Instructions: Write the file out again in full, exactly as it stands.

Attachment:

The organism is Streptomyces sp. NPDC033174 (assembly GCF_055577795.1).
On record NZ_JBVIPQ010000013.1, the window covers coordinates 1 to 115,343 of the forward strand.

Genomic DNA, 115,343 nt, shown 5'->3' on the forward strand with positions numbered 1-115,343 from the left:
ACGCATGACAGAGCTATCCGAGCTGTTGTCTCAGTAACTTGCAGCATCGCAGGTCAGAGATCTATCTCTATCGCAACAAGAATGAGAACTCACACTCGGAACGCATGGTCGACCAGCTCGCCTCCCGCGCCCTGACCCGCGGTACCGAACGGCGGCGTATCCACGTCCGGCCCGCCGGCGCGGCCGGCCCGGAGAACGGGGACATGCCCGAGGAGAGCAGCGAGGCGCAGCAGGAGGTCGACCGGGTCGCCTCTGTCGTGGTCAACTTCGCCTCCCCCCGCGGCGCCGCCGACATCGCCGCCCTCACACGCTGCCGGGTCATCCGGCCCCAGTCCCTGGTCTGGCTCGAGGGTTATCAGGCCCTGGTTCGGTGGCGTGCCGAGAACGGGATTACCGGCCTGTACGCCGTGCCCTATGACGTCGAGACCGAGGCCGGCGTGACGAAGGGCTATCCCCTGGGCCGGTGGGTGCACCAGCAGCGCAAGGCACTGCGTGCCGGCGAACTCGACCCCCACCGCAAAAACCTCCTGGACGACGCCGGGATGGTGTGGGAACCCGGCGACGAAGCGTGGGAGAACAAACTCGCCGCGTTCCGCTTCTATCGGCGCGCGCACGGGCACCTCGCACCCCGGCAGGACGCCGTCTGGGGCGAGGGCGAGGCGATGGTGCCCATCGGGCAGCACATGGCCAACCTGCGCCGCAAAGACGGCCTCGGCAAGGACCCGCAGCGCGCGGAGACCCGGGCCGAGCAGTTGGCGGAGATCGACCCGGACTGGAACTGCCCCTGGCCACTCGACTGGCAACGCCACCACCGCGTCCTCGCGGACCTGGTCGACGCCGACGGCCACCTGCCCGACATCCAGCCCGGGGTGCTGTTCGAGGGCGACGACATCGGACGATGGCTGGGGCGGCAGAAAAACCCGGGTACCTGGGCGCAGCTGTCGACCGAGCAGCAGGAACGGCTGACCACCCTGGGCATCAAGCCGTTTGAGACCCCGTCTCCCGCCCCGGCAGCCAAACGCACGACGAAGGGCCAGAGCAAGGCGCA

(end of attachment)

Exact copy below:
The organism is Streptomyces sp. NPDC033174 (assembly GCF_055577795.1).
On record NZ_JBVIPQ010000013.1, the window covers coordinates 1 to 115,343 of the forward strand.

Genomic DNA, 115,343 nt, shown 5'->3' on the forward strand with positions numbered 1-115,343 from the left:
ACGCATGACAGAGCTATCCGAGCTGTTGTCTCAGTAACTTGCAGCATCGCAGGTCAGAGATCTATCTCTATCGCAACAAGAATGAGAACTCACACTCGGAACGCATGGTCGACCAGCTCGCCTCCCGCGCCCTGACCCGCGGTACCGAACGGCGGCGTATCCACGTCCGGCCCGCCGGCGCGGCCGGCCCGGAGAACGGGGACATGCCCGAGGAGAGCAGCGAGGCGCAGCAGGAGGTCGACCGGGTCGCCTCTGTCGTGGTCAACTTCGCCTCCCCCCGCGGCGCCGCCGACATCGCCGCCCTCACACGCTGCCGGGTCATCCGGCCCCAGTCCCTGGTCTGGCTCGAGGGTTATCAGGCCCTGGTTCGGTGGCGTGCCGAGAACGGGATTACCGGCCTGTACGCCGTGCCCTATGACGTCGAGACCGAGGCCGGCGTGACGAAGGGCTATCCCCTGGGCCGGTGGGTGCACCAGCAGCGCAAGGCACTGCGTGCCGGCGAACTCGACCCCCACCGCAAAAACCTCCTGGACGACGCCGGGATGGTGTGGGAACCCGGCGACGAAGCGTGGGAGAACAAACTCGCCGCGTTCCGCTTCTATCGGCGCGCGCACGGGCACCTCGCACCCCGGCAGGACGCCGTCTGGGGCGAGGGCGAGGCGATGGTGCCCATCGGGCAGCACATGGCCAACCTGCGCCGCAAAGACGGCCTCGGCAAGGACCCGCAGCGCGCGGAGACCCGGGCCGAGCAGTTGGCGGAGATCGACCCGGACTGGAACTGCCCCTGGCCACTCGACTGGCAACGCCACCACCGCGTCCTCGCGGACCTGGTCGACGCCGACGGCCACCTGCCCGACATCCAGCCCGGGGTGCTGTTCGAGGGCGACGACATCGGACGATGGCTGGGGCGGCAGAAAAACCCGGGTACCTGGGCGCAGCTGTCGACCGAGCAGCAGGAACGGCTGACCACCCTGGGCATCAAGCCGTTTGAGACCCCGTCTCCCGCCCCGGCAGCCAAACGCACGACGAAGGGCCAGAGCAAGGCGCA